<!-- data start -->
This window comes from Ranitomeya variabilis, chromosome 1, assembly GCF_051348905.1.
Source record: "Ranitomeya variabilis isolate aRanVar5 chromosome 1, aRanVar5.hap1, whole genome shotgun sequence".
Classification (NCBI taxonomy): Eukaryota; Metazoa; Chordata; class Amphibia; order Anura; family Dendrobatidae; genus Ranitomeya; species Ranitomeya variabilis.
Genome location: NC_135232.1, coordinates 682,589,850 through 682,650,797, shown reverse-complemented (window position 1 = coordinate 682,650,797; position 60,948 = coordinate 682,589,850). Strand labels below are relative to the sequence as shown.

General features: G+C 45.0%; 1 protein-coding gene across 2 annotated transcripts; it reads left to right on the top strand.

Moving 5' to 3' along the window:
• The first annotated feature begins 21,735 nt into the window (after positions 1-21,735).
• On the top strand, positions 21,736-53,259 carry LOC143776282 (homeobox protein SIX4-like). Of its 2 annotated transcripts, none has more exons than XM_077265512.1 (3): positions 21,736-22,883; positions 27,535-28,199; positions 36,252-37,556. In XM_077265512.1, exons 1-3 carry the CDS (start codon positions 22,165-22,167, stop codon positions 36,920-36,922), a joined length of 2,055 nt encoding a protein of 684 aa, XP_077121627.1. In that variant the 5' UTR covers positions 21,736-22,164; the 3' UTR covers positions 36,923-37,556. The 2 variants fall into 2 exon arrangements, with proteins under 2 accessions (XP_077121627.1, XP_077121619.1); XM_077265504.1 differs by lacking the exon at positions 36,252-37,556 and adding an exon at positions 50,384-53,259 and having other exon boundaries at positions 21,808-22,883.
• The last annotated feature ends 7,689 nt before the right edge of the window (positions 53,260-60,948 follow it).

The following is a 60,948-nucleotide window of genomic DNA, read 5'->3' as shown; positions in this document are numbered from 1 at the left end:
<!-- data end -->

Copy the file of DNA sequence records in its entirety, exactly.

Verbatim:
This window comes from Ranitomeya variabilis, chromosome 1, assembly GCF_051348905.1.
Source record: "Ranitomeya variabilis isolate aRanVar5 chromosome 1, aRanVar5.hap1, whole genome shotgun sequence".
Classification (NCBI taxonomy): Eukaryota; Metazoa; Chordata; class Amphibia; order Anura; family Dendrobatidae; genus Ranitomeya; species Ranitomeya variabilis.
Genome location: NC_135232.1, coordinates 682,589,850 through 682,650,797, shown reverse-complemented (window position 1 = coordinate 682,650,797; position 60,948 = coordinate 682,589,850). Strand labels below are relative to the sequence as shown.

General features: G+C 45.0%; 1 protein-coding gene across 2 annotated transcripts; it reads left to right on the top strand.

Moving 5' to 3' along the window:
• The first annotated feature begins 21,735 nt into the window (after positions 1-21,735).
• On the top strand, positions 21,736-53,259 carry LOC143776282 (homeobox protein SIX4-like). Of its 2 annotated transcripts, none has more exons than XM_077265512.1 (3): positions 21,736-22,883; positions 27,535-28,199; positions 36,252-37,556. In XM_077265512.1, exons 1-3 carry the CDS (start codon positions 22,165-22,167, stop codon positions 36,920-36,922), a joined length of 2,055 nt encoding a protein of 684 aa, XP_077121627.1. In that variant the 5' UTR covers positions 21,736-22,164; the 3' UTR covers positions 36,923-37,556. The 2 variants fall into 2 exon arrangements, with proteins under 2 accessions (XP_077121627.1, XP_077121619.1); XM_077265504.1 differs by lacking the exon at positions 36,252-37,556 and adding an exon at positions 50,384-53,259 and having other exon boundaries at positions 21,808-22,883.
• The last annotated feature ends 7,689 nt before the right edge of the window (positions 53,260-60,948 follow it).

The following is a 60,948-nucleotide window of genomic DNA, read 5'->3' as shown; positions in this document are numbered from 1 at the left end: